Long compile times are a pain in the neck. They waste time, cause frustration, interrupt your ‘flow’ etc. They do cause a lot of programmers to learn how to juggle, which is a slight positive, but lets proceed with the assumption that long compile times are bad.
As I’ve already mentioned in the past, a lot of compilation time goes into parsing headers. Using pre-compiled headers is a good way to reduce them, but there are a couple of other ways.
You can wrap your header with the following kind of pre-processor directives:
… normal header contents go here …
#endif // _MYFILENAME_H_
So what does this do? Well the defined value “_MYFILENAME_H_” is arbitrary, it’s just some unique value, the filename with some underscores is commonly used. The first time this is encountered, the parser will process the contents of the header, but also define the property. If the header gets included again (for the current cpp file it’s compiling) the value will already be defined and the contents of the header will be skipped. This is a time saving, and also avoids cyclic loops of headers.
But wait! For that trick to work, the parser still has to read the header to get to the point where the #endif is, so it still has to read the whole file.
Microsoft have an answer for this. You can put:
at the top of your file, and the parser will only include the file once. The parser knows that if it encounters this pragma for a second time for one cpp file, it can just stop there. This is good, but it only works on the Microsoft compiler, and so might not meet your needs. Also even though we’re preventing repeated parsing of the same file, we could still be including a lot of files.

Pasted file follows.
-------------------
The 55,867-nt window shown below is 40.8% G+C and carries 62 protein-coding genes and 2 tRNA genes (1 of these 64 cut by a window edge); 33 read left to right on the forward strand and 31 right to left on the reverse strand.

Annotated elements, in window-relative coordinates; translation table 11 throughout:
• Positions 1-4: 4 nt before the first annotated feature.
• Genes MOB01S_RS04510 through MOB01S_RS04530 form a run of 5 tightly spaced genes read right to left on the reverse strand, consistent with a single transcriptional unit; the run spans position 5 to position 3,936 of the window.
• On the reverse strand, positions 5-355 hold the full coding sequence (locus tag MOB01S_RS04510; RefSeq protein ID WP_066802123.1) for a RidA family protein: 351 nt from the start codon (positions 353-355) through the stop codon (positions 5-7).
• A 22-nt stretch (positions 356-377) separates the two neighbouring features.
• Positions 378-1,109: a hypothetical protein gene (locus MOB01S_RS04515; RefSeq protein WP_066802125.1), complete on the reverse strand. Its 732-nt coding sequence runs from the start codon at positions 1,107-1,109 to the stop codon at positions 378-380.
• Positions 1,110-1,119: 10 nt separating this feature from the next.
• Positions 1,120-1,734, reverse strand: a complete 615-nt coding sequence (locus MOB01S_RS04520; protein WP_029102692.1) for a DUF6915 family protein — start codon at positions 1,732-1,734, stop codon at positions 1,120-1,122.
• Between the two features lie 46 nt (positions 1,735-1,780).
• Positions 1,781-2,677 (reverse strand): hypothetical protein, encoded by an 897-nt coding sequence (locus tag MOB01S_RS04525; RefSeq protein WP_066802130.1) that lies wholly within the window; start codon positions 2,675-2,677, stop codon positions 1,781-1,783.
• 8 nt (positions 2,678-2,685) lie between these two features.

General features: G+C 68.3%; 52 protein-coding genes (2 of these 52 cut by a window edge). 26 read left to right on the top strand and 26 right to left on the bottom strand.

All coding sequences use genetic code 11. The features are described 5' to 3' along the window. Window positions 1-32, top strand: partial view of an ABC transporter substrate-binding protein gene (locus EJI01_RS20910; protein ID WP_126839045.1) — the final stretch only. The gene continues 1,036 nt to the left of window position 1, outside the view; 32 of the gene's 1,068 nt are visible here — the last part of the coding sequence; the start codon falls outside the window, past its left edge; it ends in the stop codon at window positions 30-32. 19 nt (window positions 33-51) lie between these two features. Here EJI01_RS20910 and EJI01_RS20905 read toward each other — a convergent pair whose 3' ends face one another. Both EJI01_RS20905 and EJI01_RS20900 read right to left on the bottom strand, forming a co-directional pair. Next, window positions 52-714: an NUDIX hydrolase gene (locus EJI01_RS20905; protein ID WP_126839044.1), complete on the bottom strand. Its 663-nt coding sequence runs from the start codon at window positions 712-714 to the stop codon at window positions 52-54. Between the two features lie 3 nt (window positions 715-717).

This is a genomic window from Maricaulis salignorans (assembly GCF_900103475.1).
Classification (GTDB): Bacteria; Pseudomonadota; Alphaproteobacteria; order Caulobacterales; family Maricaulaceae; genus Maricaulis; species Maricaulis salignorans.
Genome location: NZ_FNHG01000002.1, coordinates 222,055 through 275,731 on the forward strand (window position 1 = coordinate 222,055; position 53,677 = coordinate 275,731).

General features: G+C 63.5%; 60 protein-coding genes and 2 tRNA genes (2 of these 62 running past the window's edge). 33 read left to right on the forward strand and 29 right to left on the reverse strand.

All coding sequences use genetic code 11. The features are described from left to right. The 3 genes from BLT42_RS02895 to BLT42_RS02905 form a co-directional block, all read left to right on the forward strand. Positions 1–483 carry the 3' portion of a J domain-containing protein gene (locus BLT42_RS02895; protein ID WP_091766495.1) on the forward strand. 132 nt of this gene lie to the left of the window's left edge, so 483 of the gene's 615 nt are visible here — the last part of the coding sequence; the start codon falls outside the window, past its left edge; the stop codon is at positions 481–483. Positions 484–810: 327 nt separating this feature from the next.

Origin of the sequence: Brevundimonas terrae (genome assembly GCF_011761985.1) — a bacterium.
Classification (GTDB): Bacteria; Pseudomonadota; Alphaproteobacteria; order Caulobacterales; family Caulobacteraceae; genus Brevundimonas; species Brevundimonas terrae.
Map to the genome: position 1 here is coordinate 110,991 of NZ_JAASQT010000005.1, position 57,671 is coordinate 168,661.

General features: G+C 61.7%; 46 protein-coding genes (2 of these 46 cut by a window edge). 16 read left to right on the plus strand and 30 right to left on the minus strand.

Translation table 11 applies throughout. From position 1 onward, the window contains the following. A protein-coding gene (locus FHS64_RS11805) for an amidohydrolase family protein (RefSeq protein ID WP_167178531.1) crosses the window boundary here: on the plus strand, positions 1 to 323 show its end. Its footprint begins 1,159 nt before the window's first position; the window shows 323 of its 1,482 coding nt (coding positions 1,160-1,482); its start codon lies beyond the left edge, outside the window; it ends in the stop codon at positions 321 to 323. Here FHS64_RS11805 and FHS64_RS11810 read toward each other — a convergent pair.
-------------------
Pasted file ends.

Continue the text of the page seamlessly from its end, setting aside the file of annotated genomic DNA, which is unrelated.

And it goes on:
The best thing is for us to reduce the amount of headers getting included. Most people know this, but it’s still a very common problem. A header can need to include another header for several reasons, including:
- So a class/struct from another file can be embedded in a class.
- So that functions defined in the header can ‘use’ another data types' functions and data.
- So pointers to other classes/structs can be used in structures and function prototypes.
The last bullet point here is interesting. The header that’s doing the including is not needing to know the size of the other structure, or call functions related to it. In this case, we can just make a forward declaration instead of including the other header. So to embed a pointer to the class 'Foo', instead of:
we can just say:
This tells the compiler “there’s a class called Foo, and all you need to know right now is that it exists and I’m going to be dealing with pointers to it”. You’ll then likely need to put the #include into one or more cpp files where the pointer gets used. This can seem like a pointless exercise at first, but it reduces the overall amount of headers which need including, by breaking the chains of headers which rely on other headers.
You can also think about the other cases – do I need to implement this function in the header, or can it be moved to the cpp, allowing me to remove the include.
If you want faster build times, turn on build timing so you can see how long your compiles take. In .NET, go to “Tools->Options->Projects and Solutions->VC++ Project Settings->Build Timing” and turn it on. Then turn on “Project->Properties->C/C++->Advanced->Show Includes” to show a list of all the included files when you compile. Then look at the build output and find header include chains you think you can break up.
It can be tricky to reduce header dependencies, it requires many large rebuilds of your project. But assuming you can find some optimisations, you get paid back in shorter compile times and the benefits they bring.